This training should be periodic and regular. A periodic refresher course is good for all of us, regardless of what field we’re in. And a quarterly or annual training event can help teachers stay fresh and even motivated. Many group leaders think they don’t need training. But experience has taught me that those who need training the most are often the ones who don’t think they need it.
Online training such as Ministry Grid may be the fastest and most convenient way to train your leaders. But there are benefits to in-person training. States and local church associations offer training events. But if you can, invite a trainer or consultant to come to your church. The training can be tailored to the needs of your church. Finally, let me suggest a hybrid model: Gather your group leaders and watch online training sessions. Afterward, the leaders can discuss and debrief the training received.
Check regularly with the group leaders and ask how the group is going. You’ll want to know if they’re using the resources and curriculum you’ve provided. This calls for accountability, but you can soften the sound of that by asking if they have any questions about using what you’ve provided. This will tell you two things: (1) how effectively they are using the resources you’ve provided; and (2) any areas that might need to be addressed in your periodic training with all the leaders.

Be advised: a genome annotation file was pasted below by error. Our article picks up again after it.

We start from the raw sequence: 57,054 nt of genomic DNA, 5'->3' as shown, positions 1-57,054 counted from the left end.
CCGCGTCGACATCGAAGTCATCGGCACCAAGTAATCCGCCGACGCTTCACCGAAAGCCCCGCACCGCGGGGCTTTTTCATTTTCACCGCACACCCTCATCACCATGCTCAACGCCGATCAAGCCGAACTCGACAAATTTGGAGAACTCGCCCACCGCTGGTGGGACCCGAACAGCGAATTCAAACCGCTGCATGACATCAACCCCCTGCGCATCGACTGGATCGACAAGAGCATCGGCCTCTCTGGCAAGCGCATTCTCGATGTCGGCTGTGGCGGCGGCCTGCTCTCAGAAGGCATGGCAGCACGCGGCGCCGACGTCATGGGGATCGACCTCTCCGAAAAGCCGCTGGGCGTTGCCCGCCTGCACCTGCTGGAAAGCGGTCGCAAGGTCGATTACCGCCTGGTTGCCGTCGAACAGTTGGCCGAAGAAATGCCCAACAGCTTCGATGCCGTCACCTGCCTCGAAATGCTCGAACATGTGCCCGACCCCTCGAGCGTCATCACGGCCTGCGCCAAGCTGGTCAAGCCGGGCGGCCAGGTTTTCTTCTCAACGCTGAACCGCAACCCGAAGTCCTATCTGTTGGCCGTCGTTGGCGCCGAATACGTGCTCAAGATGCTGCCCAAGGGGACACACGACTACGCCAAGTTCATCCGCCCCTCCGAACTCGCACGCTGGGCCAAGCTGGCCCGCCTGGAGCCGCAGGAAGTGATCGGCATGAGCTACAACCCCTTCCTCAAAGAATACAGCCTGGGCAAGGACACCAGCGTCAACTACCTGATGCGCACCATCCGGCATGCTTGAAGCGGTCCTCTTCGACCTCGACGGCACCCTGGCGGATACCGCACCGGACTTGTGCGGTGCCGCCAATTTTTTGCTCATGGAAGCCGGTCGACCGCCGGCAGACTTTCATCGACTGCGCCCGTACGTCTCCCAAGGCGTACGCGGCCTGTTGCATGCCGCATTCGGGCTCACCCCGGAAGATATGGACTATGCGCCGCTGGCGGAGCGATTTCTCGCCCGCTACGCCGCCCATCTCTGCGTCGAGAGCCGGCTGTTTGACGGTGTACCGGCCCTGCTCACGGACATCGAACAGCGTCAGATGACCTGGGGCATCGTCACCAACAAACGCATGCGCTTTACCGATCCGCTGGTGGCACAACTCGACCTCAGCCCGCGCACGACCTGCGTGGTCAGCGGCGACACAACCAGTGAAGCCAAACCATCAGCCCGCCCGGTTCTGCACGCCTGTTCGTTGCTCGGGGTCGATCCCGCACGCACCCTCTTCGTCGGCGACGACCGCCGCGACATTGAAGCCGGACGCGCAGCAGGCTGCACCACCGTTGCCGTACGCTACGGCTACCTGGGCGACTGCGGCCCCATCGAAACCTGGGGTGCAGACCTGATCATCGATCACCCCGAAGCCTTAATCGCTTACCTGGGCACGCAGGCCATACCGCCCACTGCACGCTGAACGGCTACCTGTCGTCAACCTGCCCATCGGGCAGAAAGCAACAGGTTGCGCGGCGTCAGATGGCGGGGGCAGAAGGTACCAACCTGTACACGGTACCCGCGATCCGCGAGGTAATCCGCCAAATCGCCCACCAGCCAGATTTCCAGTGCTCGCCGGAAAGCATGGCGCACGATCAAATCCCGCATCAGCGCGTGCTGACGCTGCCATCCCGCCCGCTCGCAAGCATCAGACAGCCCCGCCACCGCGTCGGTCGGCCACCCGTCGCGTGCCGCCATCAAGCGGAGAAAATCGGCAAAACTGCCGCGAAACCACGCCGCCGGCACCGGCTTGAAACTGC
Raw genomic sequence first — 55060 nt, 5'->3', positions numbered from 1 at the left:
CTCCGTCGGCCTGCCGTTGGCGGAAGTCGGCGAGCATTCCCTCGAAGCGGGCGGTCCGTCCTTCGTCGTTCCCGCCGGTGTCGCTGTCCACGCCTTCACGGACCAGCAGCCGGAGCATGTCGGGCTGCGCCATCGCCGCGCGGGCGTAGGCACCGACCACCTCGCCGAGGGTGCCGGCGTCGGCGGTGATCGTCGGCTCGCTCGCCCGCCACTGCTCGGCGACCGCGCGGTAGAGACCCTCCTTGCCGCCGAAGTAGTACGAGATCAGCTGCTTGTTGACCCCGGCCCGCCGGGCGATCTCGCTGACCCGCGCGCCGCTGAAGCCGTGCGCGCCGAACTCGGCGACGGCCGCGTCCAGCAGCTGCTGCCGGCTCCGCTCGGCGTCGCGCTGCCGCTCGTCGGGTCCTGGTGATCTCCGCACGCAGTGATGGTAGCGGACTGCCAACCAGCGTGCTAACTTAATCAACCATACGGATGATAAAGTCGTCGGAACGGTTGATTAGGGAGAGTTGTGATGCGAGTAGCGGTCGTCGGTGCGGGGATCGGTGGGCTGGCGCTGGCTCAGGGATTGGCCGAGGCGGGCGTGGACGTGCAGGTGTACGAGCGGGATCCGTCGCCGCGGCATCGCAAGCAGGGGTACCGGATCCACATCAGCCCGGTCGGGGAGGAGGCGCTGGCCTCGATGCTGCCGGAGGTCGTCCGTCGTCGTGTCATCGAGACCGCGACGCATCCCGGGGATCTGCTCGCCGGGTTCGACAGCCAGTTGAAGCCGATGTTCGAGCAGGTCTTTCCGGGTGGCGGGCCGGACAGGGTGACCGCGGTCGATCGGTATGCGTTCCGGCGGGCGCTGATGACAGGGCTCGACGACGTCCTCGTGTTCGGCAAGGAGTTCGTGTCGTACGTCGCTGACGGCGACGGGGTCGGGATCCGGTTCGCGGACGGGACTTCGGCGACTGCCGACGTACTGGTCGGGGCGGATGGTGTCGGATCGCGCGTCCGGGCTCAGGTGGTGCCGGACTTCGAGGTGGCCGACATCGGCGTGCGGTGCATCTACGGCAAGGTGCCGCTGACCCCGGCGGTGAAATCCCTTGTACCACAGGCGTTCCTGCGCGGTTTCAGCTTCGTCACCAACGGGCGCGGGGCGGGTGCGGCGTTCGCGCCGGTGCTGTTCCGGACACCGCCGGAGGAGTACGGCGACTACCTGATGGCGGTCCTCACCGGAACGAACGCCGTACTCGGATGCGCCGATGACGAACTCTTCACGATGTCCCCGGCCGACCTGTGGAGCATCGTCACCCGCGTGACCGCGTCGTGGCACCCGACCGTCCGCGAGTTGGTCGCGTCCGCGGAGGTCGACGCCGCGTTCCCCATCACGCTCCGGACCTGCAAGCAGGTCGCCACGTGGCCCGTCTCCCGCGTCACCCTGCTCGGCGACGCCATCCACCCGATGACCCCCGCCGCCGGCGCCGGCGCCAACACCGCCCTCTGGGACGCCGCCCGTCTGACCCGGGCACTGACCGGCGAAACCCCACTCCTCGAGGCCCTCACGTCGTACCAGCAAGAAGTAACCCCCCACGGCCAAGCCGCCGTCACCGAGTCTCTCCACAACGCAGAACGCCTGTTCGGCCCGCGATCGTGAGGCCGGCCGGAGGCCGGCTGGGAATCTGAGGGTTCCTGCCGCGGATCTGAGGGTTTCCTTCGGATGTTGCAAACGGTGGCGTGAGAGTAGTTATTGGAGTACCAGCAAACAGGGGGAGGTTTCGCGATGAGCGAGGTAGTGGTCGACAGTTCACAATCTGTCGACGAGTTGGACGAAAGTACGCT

These three things are vital to an effective discipleship ministry within the church. Churches would do well to invest in someone to provide leadership and oversight to the church’s discipleship ministry. It’s an investment that can take discipleship to a deeper level as groups focus on teaching sound doctrine, growing members in their walk with Christ, and developing disciples who come to you saying, “I’d like to lead a Bible study.”
For permission to republish this article, please email Marissa Postell Sullivan.
Lynn H. Pryor is the Publishing Team Leader for Bible Studies for Life at Lifeway. He regularly blogs at lynnhpryor.com.